I have dozens of passports, and I need to renew them constantly.
No, I’m not James Bond or Jason Bourne. I don’t fly from country to country using alternative identities to evade the NSA, CIA, or MI6.
I just love people. I enjoy meeting, understanding, encouraging and helping them. And for that I need a lot of passports. One for my wife, four for my children and their spouses, three more for my grandchildren, over thirty for other relatives and close friends, and dozens more for the new people I meet and counsel every year.
A passport is an authorization to go someplace you have no inherent right to be. In relational terms, it is the permission that people give to others to enter into their lives, to learn their secrets, to know their struggles, to offer advice and correction.
If you want others to allow you into their lives—to have real relationship with them—you must earn a relational passport from each person you engage. The best way to do so is to relate to others in such a way that they would answer “yes” to three key questions, each of which encompasses a variety of sub-questions that roll around in people’s minds when they are thinking of opening up to you:
- Can I trust you? Will you guard my confidences and secrets, especially the embarrassing ones? Will you lose respect for me or judge me if I allow you to see how badly I’ve blown it? Will you treat me with the same respect and care as you do others? Will you be gentle and patient even when I’m exasperating? Will you reject me if I don’t do everything right? Will you assume the best about me or will you jump to conclusions and blame me for all my problems? Can I trust you with the “fine china” of my life?
- Do you really care about me? Are you just politely tolerating me or simply fulfilling an obligation? Or do you really want to help me? Why? How could anyone love a person with such problems? Will you take time to listen to me? Do you care enough to push past my outer defenses and patiently help me sort out the tangled mess in my heart? Will you love me like Jesus does, even when I’m not very loveable?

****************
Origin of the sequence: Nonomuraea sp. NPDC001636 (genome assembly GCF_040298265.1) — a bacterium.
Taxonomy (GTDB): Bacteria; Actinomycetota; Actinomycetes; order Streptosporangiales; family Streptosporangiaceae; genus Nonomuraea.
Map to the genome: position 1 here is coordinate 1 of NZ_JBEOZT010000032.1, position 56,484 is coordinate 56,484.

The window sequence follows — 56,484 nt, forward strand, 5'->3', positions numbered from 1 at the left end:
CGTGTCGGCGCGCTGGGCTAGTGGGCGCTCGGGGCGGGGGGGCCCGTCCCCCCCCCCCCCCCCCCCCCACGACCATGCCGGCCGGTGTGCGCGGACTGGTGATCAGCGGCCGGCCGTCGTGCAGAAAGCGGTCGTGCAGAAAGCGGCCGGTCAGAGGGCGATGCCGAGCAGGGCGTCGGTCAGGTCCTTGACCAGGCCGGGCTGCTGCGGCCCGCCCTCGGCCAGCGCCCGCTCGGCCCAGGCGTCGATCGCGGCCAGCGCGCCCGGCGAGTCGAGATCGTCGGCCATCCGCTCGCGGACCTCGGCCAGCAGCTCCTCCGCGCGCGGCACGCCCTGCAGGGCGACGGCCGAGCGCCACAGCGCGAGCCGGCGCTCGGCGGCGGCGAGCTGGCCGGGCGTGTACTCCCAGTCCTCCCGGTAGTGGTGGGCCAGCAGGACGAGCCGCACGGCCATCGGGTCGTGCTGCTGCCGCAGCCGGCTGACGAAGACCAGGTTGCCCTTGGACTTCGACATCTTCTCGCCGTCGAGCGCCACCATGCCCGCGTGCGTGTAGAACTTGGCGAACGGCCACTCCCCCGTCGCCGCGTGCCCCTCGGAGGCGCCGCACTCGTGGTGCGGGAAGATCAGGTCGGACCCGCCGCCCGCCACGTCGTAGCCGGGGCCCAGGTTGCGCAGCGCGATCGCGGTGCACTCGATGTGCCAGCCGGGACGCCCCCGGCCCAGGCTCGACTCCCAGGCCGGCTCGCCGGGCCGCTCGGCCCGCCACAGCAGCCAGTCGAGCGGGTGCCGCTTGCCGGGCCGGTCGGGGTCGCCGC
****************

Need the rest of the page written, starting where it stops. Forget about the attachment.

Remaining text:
- Can you actually help me? Do you have the wisdom to deal with my issues? How are you doing with your own challenges and struggles? What kind of experience do you have? Do you have a track record of successfully solving these kinds of problems? If this problem is beyond the two of us, do you have the humility and wisdom to help me find another person who has the experience I need?
Let these questions echo in the back of your mind as you relate to others. Ask God to enable you to inspire affirmative answers in others by engaging them with humility, patience, compassion, kindness, gentleness, forgiveness, honesty and wisdom (Col. 3:12; James 3:17).
If you do so, you’ll be well on your way to having more passports than you ever dreamed.
– Ken Sande
- How does Jesus model the qualities that build passport? (Rom. 5:8; John 15:11; Matt. 11:28; Mark 10:21)
- Who has the strongest passport into your life? How did he or she earn it?
- Which of the three areas listed above would the people in your life probably say is your greatest strength (trustworthy, caring, wisdom)? Which area would they wish you would grow in?
- Describe a relationship or situation in which you did a good job building passport.
- Describe a relationship or situation in which you did a poor job building passport.
- What will you ask God to help you do differently in the days ahead to improve your ability to build and preserve passport with the people in your life.
Permission to distribute: Please feel free to download, print, or electronically share this message in its entirety for non-commercial purposes with as many people as you like. If you wish to adapt the questions to better suit your group, please include a parenthetical note (Questions adapted with permission of RW360) and send a copy to firstname.lastname@example.org.
© 2017 Ken Sande
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